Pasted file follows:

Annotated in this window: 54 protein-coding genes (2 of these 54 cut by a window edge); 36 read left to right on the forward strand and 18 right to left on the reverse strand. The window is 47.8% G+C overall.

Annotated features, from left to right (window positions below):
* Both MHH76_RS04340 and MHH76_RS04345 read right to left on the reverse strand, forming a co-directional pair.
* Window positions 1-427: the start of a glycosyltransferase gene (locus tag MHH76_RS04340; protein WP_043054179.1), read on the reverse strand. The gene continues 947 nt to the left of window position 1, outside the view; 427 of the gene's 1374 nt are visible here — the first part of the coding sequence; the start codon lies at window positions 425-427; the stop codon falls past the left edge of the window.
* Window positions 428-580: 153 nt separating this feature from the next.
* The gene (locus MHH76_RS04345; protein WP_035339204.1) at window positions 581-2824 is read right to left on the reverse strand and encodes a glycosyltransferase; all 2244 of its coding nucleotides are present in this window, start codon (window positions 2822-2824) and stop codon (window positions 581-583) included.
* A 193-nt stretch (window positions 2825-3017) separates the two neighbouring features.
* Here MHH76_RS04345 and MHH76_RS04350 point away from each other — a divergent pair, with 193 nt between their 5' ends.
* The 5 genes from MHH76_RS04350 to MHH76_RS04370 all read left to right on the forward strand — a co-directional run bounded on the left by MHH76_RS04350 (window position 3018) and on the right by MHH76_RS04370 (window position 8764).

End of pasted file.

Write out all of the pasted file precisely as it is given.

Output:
Annotated in this window: 54 protein-coding genes (2 of these 54 cut by a window edge); 36 read left to right on the forward strand and 18 right to left on the reverse strand. The window is 47.8% G+C overall.

Annotated features, from left to right (window positions below):
* Both MHH76_RS04340 and MHH76_RS04345 read right to left on the reverse strand, forming a co-directional pair.
* Window positions 1-427: the start of a glycosyltransferase gene (locus tag MHH76_RS04340; protein WP_043054179.1), read on the reverse strand. The gene continues 947 nt to the left of window position 1, outside the view; 427 of the gene's 1374 nt are visible here — the first part of the coding sequence; the start codon lies at window positions 425-427; the stop codon falls past the left edge of the window.
* Window positions 428-580: 153 nt separating this feature from the next.
* The gene (locus MHH76_RS04345; protein WP_035339204.1) at window positions 581-2824 is read right to left on the reverse strand and encodes a glycosyltransferase; all 2244 of its coding nucleotides are present in this window, start codon (window positions 2822-2824) and stop codon (window positions 581-583) included.
* A 193-nt stretch (window positions 2825-3017) separates the two neighbouring features.
* Here MHH76_RS04345 and MHH76_RS04350 point away from each other — a divergent pair, with 193 nt between their 5' ends.
* The 5 genes from MHH76_RS04350 to MHH76_RS04370 all read left to right on the forward strand — a co-directional run bounded on the left by MHH76_RS04350 (window position 3018) and on the right by MHH76_RS04370 (window position 8764).